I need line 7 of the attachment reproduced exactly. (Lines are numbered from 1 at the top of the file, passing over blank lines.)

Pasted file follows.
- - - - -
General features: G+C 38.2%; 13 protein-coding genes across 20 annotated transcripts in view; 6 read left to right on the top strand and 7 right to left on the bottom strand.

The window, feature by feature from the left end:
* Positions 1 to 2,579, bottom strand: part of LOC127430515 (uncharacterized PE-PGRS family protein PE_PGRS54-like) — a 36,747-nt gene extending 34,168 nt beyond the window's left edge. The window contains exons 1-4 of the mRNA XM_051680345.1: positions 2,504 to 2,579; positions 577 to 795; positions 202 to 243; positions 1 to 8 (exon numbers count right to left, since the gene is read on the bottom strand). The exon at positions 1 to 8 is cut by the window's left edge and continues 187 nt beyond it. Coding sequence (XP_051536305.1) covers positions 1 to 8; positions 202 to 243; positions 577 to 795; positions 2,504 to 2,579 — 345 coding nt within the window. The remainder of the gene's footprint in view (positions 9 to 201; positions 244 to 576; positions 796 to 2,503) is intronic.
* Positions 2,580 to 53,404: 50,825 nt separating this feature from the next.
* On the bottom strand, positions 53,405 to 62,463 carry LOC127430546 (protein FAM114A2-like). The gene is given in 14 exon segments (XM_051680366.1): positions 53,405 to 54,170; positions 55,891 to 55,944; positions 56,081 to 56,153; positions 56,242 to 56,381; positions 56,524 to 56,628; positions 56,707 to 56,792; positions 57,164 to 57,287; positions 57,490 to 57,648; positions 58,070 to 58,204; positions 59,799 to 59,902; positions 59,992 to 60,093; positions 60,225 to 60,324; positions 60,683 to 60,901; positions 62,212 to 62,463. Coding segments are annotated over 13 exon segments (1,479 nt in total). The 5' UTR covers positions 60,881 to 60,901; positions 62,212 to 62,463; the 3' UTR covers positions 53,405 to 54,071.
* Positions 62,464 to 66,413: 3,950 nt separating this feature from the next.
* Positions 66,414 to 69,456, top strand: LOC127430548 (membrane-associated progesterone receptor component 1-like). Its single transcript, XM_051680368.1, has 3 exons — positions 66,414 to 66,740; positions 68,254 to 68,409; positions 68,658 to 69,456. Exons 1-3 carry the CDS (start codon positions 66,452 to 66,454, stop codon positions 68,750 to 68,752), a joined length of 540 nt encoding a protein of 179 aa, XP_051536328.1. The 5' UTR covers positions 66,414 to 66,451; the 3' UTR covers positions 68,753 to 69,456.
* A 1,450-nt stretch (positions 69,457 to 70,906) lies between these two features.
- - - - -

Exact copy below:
* Positions 66,414 to 69,456, top strand: LOC127430548 (membrane-associated progesterone receptor component 1-like). Its single transcript, XM_051680368.1, has 3 exons — positions 66,414 to 66,740; positions 68,254 to 68,409; positions 68,658 to 69,456. Exons 1-3 carry the CDS (start codon positions 66,452 to 66,454, stop codon positions 68,750 to 68,752), a joined length of 540 nt encoding a protein of 179 aa, XP_051536328.1. The 5' UTR covers positions 66,414 to 66,451; the 3' UTR covers positions 68,753 to 69,456.